Almost every development we saw from schools and preschools, to the hospital and local ambulance had Rotary plaques proudly displayed. You could clearly see the difference that Rotary and many helping hands was making to the livelihoods and education of the local people.
Sue concluded, “For each of us it’s been a life changing experience. We went to help others and see further ways we could contribute, yet we gained so much in return. The hospitality from Geoffrey and Joey Amos was outstanding and the attitudes of the local people inspiring. We were welcomed with open arms, and blown away by the generosity of all involved. Taveuni is regarded as one of the jewels of Fiji, and put simply, we couldn’t agree more!”
These four words create anticipation for anyone who has spent many hours designing then making their fashion outfit for the Bernina Northland Fashion Awards, in Whangarei, New Zealand.
The Rotary Club of Whangarei South for the past seven years has been running the Bernina Northland Fashion Awards to create a threefold effect on their local Northland community. Firstly, to encourage local fashion designers, to put their name out there, and to feature the talent that Northland has to offer the world. Secondly, to provide a platform where the profits are distributed to local organisations, and lastly, to create a showcase what this Rotary club has been up to in the community, and why it is a great family to be part of.
When the Rotary Club of Whangarei South took over the Fashion Awards, it was not making money for the community, so the organisers were looking for new direction. Since then there have been several local designers who have competed on both national and worldwide platforms, showcasing that a small place like Northland can produce world quality wearable art and fashion.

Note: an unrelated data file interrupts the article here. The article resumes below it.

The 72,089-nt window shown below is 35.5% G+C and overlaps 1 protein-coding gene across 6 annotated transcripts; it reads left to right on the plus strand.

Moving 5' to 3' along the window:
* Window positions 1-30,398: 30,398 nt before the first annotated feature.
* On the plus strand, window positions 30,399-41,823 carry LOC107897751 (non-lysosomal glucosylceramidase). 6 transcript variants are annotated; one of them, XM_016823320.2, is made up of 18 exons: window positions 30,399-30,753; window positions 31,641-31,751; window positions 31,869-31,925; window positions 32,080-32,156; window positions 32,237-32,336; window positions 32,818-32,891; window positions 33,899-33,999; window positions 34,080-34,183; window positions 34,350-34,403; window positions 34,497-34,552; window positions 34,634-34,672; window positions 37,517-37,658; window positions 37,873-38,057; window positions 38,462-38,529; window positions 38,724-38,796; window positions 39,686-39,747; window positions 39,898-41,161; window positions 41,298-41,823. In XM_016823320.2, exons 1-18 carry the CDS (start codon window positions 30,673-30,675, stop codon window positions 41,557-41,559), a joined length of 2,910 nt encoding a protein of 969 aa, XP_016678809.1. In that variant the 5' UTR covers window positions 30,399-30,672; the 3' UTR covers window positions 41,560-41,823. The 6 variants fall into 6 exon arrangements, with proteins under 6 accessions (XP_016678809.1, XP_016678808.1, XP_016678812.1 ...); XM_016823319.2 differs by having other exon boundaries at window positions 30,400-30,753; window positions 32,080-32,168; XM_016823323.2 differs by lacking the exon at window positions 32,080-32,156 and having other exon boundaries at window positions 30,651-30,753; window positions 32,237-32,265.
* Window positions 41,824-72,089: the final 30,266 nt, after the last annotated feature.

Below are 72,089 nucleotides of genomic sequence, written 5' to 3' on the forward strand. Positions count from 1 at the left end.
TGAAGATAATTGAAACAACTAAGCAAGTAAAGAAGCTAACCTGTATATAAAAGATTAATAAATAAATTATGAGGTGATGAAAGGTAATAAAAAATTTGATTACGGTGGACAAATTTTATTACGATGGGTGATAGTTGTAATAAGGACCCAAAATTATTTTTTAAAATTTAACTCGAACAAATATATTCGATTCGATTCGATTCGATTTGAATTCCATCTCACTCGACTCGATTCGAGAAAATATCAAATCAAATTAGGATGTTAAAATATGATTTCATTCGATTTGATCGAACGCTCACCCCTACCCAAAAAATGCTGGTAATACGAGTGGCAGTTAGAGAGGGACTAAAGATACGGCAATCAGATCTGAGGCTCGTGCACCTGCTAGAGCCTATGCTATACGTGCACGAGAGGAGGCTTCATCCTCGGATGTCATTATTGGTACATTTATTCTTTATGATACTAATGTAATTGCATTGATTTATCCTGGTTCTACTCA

Some of the local organisations that have benefited from this event include: the Whangarei Youth Orchestra, Northland Youth Theatre, Stoke Foundation, Brain Injury Trust, Sistema, Halberg Disability Trust, Rubicon Whangarei, Whangarei Casper and many more.
Every year, more and more local businesses are getting behind the event, with one sponsor commenting after the fashion awards, ”Next year I want to double my input into the event”. Sponsors see the true potential of an event like this in Northland, a community that has a population of just over 160,000 within an area of 12,600 square kilometres, where the median wage is $20,900. The more than $1500 main prize kick starts the career of a local designer.
And the winner is... The Northland community, for when you have so many positives working together, it is great that the local Rotary club is right behind all of them.
Thursday, 21 August 2014
The Rotary Associates are a group of first year University Students who enrol in a community programme at University and gain credits towards their degree for helping on Rotary programmes.
This program resulted from a 2011 Visioning exercise within Papanui Rotary that recognised the club was aging and need to revitalise by including a much younger age group. However there was a problem in that the club had no direct appeal or access to young people, and youth in general were motivated to join causes not clubs.